Glasgow [Scotland], September 18 (ANI): According to the research of hundreds of thousands of people in the UK presented at the annual meeting of the European Association for the Study of Diabetes (EASD) in Stockholm, Sweden, people with type 2 diabetes (T2D) had a lower chance of developing dementia when they lead a healthy lifestyle.
As per the study, those with T2D who lead poor lifestyles are considerably more likely to experience dementia than those who lead very good lifestyles and don't have the condition.
However, living a healthy lifestyle cut the risk of dementia in half for those with T2D.
It is well known that T2D and an unhealthy lifestyle both increase the risk of dementia. However, it is unclear if leading a healthy lifestyle can lower the risk of dementia in those with T2D.
Ms. Jirapitcha Boonpor, Dr. Carlos Celis-Morales, of the University of Glasgow, and associates monitored over 450,000 participants in the UK Biobank study for the onset of dementia in an effort to learn more.
The average age of the 445,364 participants (54.6% of whom were women) was 55.6 years, and they were followed up for a median of 9.1 years. All were free of dementia at the start of this period.
25,535 people (24,735) said they had T2D at the beginning of the study.
Participants responded to a questionnaire that inquired about their habits with regard to watching television, getting enough sleep, exercising, drinking alcohol, smoking, and eating processed and red meat, fruits, vegetables, and oily fish. They were divided into three categories based on their responses: the most healthy, the fairly healthy, and the least healthy.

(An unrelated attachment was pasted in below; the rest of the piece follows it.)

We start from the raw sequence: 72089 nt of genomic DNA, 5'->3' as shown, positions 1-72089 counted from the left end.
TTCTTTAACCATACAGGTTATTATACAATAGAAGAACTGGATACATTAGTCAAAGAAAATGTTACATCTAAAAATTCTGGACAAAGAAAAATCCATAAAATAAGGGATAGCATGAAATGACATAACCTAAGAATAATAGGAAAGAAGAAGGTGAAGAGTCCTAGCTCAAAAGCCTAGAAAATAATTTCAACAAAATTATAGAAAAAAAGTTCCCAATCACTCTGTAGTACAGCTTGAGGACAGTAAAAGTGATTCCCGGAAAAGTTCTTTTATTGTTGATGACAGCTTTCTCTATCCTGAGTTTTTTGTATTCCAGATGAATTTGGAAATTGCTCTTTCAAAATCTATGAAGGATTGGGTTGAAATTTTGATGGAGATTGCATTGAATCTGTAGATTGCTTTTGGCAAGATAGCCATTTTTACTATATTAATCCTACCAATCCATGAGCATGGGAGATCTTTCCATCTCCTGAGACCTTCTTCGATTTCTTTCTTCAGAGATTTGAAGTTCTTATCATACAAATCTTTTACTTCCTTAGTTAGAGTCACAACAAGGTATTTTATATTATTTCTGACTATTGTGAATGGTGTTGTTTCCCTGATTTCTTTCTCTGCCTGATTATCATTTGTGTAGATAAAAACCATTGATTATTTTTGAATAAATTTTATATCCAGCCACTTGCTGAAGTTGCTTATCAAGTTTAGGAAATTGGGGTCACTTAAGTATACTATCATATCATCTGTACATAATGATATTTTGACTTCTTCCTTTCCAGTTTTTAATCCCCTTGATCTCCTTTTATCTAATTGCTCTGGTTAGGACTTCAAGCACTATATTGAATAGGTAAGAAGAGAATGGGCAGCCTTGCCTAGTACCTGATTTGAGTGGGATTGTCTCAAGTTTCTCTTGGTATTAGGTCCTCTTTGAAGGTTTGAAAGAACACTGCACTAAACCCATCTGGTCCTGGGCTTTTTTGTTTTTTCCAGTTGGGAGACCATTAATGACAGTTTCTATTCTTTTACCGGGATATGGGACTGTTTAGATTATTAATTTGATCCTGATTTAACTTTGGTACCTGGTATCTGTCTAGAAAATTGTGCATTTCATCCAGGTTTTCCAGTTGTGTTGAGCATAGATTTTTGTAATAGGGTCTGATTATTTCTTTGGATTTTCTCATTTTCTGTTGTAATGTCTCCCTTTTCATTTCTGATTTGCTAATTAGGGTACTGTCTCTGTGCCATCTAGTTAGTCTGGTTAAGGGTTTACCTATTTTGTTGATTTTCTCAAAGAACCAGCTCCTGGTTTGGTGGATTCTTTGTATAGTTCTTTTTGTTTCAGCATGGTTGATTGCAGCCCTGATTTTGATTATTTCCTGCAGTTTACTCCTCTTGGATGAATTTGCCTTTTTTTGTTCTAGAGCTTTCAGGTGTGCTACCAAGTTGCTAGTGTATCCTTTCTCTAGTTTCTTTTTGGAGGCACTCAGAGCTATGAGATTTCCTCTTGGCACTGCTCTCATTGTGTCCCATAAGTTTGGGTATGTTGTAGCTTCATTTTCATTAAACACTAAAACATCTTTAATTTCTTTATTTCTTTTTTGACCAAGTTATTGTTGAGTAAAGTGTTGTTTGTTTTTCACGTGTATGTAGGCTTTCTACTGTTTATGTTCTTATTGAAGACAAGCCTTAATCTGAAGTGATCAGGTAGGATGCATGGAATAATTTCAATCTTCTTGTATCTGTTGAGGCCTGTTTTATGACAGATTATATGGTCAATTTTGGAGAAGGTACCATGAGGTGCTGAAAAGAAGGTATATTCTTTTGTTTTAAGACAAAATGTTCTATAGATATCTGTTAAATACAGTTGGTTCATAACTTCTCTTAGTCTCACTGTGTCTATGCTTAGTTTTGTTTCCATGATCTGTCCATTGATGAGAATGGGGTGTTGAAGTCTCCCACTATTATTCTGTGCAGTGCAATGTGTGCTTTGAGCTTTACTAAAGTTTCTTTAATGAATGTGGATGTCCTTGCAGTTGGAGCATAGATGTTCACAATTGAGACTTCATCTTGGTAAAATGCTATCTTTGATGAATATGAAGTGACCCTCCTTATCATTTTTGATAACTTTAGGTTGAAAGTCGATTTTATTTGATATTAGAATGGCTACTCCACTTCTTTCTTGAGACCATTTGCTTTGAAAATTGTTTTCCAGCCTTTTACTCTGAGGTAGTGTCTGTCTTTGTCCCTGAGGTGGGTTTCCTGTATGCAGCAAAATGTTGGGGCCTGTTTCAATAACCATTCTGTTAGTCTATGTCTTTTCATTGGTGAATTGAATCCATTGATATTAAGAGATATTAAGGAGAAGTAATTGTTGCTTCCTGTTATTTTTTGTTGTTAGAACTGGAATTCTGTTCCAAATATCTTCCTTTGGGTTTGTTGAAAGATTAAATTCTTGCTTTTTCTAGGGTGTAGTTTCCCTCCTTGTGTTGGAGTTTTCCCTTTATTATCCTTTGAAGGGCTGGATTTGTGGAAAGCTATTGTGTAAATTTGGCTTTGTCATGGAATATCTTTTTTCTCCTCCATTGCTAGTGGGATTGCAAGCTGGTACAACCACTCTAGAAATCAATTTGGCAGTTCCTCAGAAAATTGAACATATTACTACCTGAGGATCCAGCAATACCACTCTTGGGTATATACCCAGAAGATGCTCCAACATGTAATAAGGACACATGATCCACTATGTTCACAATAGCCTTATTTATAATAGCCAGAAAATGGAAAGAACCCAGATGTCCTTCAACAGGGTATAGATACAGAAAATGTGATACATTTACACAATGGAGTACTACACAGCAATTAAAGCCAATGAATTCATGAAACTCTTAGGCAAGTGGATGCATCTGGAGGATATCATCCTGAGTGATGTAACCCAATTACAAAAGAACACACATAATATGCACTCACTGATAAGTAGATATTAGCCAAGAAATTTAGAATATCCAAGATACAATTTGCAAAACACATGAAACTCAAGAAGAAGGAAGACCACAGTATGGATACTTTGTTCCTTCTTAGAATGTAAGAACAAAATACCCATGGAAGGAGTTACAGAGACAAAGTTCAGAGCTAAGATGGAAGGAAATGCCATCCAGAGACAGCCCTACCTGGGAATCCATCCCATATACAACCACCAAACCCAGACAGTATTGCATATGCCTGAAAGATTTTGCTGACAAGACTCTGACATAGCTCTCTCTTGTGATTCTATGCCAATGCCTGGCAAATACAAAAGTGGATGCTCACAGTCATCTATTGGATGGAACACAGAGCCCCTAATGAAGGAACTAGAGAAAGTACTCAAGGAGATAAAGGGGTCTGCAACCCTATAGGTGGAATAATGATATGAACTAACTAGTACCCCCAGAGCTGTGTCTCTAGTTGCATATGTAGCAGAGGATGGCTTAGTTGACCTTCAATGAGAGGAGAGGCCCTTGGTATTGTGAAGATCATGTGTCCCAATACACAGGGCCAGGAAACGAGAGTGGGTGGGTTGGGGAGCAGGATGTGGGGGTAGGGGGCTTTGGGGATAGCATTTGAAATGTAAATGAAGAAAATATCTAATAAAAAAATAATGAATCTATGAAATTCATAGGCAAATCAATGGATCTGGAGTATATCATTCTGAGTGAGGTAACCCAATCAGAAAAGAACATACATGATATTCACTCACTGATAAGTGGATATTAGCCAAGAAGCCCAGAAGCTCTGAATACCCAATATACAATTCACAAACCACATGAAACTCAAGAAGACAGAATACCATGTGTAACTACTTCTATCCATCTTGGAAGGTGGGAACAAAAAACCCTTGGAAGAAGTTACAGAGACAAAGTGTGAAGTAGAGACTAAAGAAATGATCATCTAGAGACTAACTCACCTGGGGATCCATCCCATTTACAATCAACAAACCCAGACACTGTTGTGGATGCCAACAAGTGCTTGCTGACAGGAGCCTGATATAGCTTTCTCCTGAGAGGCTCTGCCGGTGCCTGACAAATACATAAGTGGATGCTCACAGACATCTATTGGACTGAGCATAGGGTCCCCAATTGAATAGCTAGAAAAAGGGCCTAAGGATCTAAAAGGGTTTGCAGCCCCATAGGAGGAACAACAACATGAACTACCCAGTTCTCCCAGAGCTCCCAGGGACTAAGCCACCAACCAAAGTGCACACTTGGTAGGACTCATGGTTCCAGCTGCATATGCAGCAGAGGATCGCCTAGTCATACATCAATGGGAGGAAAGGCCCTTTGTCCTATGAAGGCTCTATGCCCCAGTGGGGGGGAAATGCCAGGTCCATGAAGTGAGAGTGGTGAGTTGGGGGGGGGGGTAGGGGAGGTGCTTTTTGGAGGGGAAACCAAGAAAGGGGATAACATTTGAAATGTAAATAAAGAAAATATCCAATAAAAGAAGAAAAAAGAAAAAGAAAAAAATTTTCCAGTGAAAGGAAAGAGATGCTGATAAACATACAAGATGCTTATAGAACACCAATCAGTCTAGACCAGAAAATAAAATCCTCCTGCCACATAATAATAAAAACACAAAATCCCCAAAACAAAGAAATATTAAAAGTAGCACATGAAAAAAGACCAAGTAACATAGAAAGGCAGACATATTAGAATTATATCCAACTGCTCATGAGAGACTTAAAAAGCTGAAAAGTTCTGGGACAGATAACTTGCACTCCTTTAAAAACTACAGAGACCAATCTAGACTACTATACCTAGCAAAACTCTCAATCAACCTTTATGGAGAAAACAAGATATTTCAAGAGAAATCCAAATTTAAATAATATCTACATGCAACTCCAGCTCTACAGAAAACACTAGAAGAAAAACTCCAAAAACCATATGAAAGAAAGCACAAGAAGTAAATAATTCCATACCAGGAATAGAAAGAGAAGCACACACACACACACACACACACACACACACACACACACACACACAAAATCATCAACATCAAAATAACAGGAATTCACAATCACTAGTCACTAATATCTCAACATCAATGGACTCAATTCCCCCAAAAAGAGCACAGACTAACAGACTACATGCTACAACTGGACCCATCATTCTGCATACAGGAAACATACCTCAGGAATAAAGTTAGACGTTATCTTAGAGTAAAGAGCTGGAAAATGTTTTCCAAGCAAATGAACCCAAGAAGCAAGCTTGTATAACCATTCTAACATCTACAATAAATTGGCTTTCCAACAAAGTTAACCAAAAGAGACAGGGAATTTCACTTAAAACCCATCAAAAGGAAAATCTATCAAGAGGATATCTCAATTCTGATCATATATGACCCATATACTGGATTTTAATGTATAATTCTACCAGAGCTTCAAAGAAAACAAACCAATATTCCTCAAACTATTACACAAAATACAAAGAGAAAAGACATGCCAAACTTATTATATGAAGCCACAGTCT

Dementia risk increased in tandem with both T2D and an unhealthy lifestyle. Dementia was 33% more likely to occur in people with T2D than in people without T2D.
Dementia was significantly more closely linked to an unhealthy lifestyle. The participants with the least healthy lifestyles were 65% more likely to develop dementia than those with the healthiest lifestyle.
A healthy lifestyle appears to lower the risk of dementia in people with T2D, according to further studies.
Diabetes patients with the healthiest lifestyles had a 45% lower risk of dementia than diabetes patients with the unhealthiest lifestyles.
The study's authors come to the conclusion that a healthy lifestyle can lessen the impact of T2D on dementia risk.
According to Dr. Celis-Morales, following current food, exercise, and sleep recommendations is essential for optimal health and may help reduce the incidence of dementia among diabetics.
We've demonstrated that adhering to these healthy lifestyle recommendations also dramatically lowers the increased risk of dementia that people with diabetes face.
Since dementia has no known cure as of yet, Ms. Boonpor continues, prevention is crucial. (ANI)